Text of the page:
You Can't Have Empathy without Active Listening
Photo by Meghan Schiereck
Dr Carl Marci explored how people connect in active listening relationships. His research indicated empathically displaying understanding in relationships is key to creating connections and increasing the perceived closeness between individuals. Marci says, "It’s very hard to be empathic when you’re talking. Talking is really complicated, because you’re thinking and planning what you’re going to say, and you tend to get stuck in your own head. But not when you’re listening. When you’re really listening, you lose time. There’s no sense of yourself, because it’s not about you. It’s all about this task—to connect completely to that person."
It's easy to get sucked into the cycle of making our thoughts known. Many meetings expose this pattern: individuals waiting for a moment of silence, or not, and then jumping in with their thoughts. They may be related to the previous person's thoughts, or abandoning them to start their own train. This behavior loses out on the ability to connect with the individual and their thoughts; to show them that their thoughts are valued and we want to understand where they are coming from.
Unfortunately some meetings are structured in a way that the loudest individuals can dominate and control the direction of the conversation. This breaks down communication equity at best. At worst, certain individuals can feel not included in the group, not heard, and not respected. This damages the psychological safety of the team. How can we challenge this stance? Here are some approaches and tools I have seen successfully used and embraced:
Hands raised: Yes this is a pedagogical tool that may seem childish at first. However, when normalized it can be a valuable method for someone who is more interjection averse to make known to the group that they have some input to provide. I've seen this work best when individuals who are speaking also call out that a given individual has their hand raised. Many video chat applications have a built in functionality to support this, although physically raising a hand, or typing in chat that "I have a thought..." can also be valuable.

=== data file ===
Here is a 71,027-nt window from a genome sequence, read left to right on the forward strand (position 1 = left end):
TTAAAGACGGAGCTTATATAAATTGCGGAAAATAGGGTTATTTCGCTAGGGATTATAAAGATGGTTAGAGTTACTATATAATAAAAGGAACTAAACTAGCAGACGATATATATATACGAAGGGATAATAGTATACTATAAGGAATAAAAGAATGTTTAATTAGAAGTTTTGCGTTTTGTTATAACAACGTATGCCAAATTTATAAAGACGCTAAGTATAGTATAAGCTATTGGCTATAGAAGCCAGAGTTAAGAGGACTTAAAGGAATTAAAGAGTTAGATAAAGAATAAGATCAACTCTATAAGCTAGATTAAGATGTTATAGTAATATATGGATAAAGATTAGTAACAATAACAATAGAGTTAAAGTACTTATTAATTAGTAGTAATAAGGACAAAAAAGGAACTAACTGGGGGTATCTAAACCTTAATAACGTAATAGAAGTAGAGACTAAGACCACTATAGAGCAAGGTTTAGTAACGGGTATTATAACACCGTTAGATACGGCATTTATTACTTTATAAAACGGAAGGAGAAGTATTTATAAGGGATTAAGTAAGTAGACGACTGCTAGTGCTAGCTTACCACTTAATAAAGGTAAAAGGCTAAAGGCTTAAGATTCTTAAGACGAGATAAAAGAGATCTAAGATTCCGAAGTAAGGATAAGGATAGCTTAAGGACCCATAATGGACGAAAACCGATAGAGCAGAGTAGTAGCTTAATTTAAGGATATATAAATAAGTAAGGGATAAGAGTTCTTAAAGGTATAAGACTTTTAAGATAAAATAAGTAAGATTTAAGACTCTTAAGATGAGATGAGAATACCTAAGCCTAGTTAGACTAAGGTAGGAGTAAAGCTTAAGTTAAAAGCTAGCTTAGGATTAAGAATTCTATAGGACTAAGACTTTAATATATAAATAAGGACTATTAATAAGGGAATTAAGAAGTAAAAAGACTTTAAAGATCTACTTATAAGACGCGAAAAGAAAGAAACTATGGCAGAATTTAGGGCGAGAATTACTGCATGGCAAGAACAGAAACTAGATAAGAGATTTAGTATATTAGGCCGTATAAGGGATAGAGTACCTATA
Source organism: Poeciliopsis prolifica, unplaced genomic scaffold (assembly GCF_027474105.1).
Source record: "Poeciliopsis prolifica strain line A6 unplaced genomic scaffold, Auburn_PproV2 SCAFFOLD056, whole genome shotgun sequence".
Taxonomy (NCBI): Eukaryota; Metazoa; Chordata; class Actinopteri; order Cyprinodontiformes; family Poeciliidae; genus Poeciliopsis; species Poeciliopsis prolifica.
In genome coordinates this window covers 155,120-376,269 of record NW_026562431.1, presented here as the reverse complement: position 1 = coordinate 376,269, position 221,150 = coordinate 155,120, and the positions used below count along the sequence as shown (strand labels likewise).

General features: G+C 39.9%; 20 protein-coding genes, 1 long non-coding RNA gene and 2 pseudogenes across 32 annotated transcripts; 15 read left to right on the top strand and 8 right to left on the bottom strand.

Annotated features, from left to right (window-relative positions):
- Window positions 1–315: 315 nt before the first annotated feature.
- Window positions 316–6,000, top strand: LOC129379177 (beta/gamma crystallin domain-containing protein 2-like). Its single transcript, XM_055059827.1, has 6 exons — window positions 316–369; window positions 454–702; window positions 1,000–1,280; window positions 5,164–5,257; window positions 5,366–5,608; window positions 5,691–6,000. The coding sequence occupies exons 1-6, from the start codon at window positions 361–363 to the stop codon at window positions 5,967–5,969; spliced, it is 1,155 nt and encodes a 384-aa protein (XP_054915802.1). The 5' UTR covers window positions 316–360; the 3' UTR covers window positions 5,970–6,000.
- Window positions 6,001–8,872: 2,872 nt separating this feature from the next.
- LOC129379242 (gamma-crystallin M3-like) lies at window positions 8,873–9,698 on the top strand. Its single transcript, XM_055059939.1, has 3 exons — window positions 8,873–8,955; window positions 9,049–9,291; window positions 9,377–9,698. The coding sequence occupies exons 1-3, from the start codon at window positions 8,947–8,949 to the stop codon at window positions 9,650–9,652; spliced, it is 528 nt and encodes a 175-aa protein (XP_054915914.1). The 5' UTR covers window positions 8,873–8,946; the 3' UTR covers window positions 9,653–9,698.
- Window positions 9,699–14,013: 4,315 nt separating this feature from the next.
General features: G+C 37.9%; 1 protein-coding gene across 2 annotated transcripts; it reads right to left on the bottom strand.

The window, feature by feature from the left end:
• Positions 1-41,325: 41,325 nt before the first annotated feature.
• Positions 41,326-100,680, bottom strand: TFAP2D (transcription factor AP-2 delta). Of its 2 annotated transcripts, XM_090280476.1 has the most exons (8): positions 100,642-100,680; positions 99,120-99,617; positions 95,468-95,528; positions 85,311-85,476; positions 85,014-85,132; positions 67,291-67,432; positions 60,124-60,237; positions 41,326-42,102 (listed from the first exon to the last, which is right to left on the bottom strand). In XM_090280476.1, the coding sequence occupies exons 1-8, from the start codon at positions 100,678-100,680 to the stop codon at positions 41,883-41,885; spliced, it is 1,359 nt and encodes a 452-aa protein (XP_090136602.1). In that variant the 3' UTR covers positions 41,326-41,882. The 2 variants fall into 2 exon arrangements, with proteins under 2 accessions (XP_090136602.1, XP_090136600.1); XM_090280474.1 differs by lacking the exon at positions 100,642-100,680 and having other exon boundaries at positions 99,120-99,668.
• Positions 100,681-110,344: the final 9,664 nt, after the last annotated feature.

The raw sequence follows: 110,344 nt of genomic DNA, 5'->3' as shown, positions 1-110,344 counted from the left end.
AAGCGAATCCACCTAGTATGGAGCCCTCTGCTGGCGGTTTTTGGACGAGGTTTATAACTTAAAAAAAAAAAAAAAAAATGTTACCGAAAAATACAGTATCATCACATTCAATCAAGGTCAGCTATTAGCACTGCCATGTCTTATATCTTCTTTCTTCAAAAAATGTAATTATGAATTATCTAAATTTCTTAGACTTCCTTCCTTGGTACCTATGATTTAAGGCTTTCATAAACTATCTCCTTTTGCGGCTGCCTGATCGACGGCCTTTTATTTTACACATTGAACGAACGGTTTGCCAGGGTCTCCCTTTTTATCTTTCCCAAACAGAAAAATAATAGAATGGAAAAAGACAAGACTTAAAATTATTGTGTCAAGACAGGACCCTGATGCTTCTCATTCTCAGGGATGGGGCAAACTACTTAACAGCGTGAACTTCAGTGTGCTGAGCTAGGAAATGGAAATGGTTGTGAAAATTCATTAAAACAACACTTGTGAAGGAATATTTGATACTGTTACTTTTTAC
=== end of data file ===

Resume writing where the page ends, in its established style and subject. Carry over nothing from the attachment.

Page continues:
5 Second Pause: The 5 second pause is a useful tool when embraced by individuals who more naturally drive the conversation. In practice, it encourages individuals to wait a few seconds before sharing a thought after someone else concludes. This reduces the sense of first person to jump in after, or while, someone else is finishing their thought. Additionally, providing a pause gives individuals time to process what they just heard, ask follow up questions, and for more reserved individuals to speak up.
Giving someone space to speak: Similar to the hands raising approach, this can be valuable to explicitly give more reserved individuals space to speak. It can be as direct as saying that you would like to hear what that person's thoughts are. This approach should be used with caution. It can have the effect of putting someone in a spotlight and may not work for all individuals or in all circumstances. Understanding your audience and using open questions can help mitigate this.
Active Listening is a practice in vulnerability. It demonstrates that we aren't planning a counter discussion. It shows that we value that person and are willing to place aside our own agenda. How can you prioritize connecting to people via active listening today?
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